You’ve heard of the phenomenon known as crab mentality, surely.
Let me give you the literal picture.
Have you ever seen a bucket of blue crabs?
One crab, on its own, can easily climb up and get out of the bucket. However, just as this one crab reaches the rim, the edge of escape and gets a whiff of the sweet smell of a successful, freeing climb, the other crabs pull it back down – dooming the crab to suffer their collective, miserable fate.
Now, picture women as blue crabs.
The reasoning behind crab mentality is actually pretty simple: envy and competition.
“If I can’t have it, neither can you.”
Some women are just not capable of allowing another to get ahead, to better themselves, even for the greater good. It happens in the workplace, in education, and – in my own experience – in social environments.
I stopped going to PTA meetings a very long time ago. Why? It’s not because I don’t support education or my children in their learning environment. I do. Emphatically. It was the moment I realized the room was full of women who forgot to leave their “mean girls” back in high school.
They carry their designer bags, wear their designer watches and sunglasses, and smile at each other while sharing only the stories they want you to hear. Then they retreat to their cookie cutter homes, drink wine, play bunco, and stab each other in the back. Sometimes, they even punch each other in the face for ridiculous reasons, breaking a nose.
Another day in suburban paradise. No thank you.
I’ve been out of the workplace for a very long time but found the same scenarios of envious game playing. Instead of putting a bug in the ear of a neighborhood peer about someone’s drinking problem or extramarital affair, information gleaned in a mock-sincere heart to heart, the boss is made aware and regardless of of how well one performs their duties, THAT is the information that sadly sticks.
Success and failure dictated by the company we keep is ridiculous. Why does there have to be a better or worse than? Why do we secretly (or not so much) revel in other women’s failures?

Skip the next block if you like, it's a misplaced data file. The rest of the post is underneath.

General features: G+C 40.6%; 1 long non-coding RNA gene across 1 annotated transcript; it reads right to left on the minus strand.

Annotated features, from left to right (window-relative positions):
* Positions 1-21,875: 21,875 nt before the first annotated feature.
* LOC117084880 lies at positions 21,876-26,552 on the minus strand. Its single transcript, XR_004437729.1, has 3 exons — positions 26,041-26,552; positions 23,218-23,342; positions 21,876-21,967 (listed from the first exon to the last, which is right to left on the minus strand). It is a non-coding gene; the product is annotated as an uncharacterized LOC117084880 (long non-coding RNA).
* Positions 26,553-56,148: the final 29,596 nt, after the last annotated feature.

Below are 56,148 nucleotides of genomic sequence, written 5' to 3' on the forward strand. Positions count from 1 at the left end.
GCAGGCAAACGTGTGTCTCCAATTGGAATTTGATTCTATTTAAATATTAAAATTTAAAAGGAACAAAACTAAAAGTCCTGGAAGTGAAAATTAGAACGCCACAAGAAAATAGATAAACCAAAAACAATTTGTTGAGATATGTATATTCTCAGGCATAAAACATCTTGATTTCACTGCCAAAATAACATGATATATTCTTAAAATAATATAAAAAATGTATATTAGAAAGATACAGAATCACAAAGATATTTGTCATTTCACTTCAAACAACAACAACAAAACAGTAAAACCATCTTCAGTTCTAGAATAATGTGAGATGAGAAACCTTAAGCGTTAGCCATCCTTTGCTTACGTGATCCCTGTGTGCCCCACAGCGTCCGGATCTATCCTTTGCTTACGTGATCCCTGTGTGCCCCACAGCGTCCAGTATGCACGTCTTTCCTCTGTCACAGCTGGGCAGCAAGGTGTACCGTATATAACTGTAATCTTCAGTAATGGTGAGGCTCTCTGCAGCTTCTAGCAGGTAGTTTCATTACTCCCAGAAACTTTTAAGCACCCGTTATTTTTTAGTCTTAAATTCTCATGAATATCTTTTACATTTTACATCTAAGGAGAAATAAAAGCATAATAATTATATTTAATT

If you begin to succeed and find yourself in the company of women who continue to drag you down, it’s time to make choices. This isn’t always easy because sometimes we have to leave people we love behind. However, we need to surround ourselves with other women who, though they may not always agree, allow and respect choices and opinions, are constructive in their criticism, and don’t hold us back with back-biting, petty jealousies.
True friendship and genuine camaraderie is found when the other women around you not only support you when you are down but celebrate you when you are succeeding.
It is very important that you find out who you share your bucket with.
Men compete with brawn but will most times leave the fight in the ring, shake hands or give that ridiculous bro hug and move on.
Women are less forgiving and social isolation is their weapon of choice.
Crab mentality is real. I won’t sit here and proclaim innocence, as if I’ve never participated in the act. Unfortunately, I think it’ the nature of the beast. The curse of the double X chromosome.
However, I have made a conscious decision to do my best not to participate. As a human being, of course I envy and I’m competitive. But, I now see other’s successes as motivation to do work harder, do better. BE better.
I compliment the work and achievements I admire. These women have worked hard and who am I to demean that?
If someone is flailing I don’t revel in it. I offer to help. It’s called getting by with a little help and we all need it.
Most importantly, I try to be a role model for my children, especially my daughters. Crab mentality will never disappear but it can diminish. I’d like my girls to realize that we rise by lifting others up. Not tearing them down.
It’s time to let the crab climb out of the bucket.
Sandy is a wife/mom/cheerleader/chauffeur/tutor/referee/psychologist/nurse to five kids: hers, his, and theirs. When she’s not on a sports field or court of some sort (or the laundry room), she can be found writing about life in it’s sordid reality at Mother of Imperfection.
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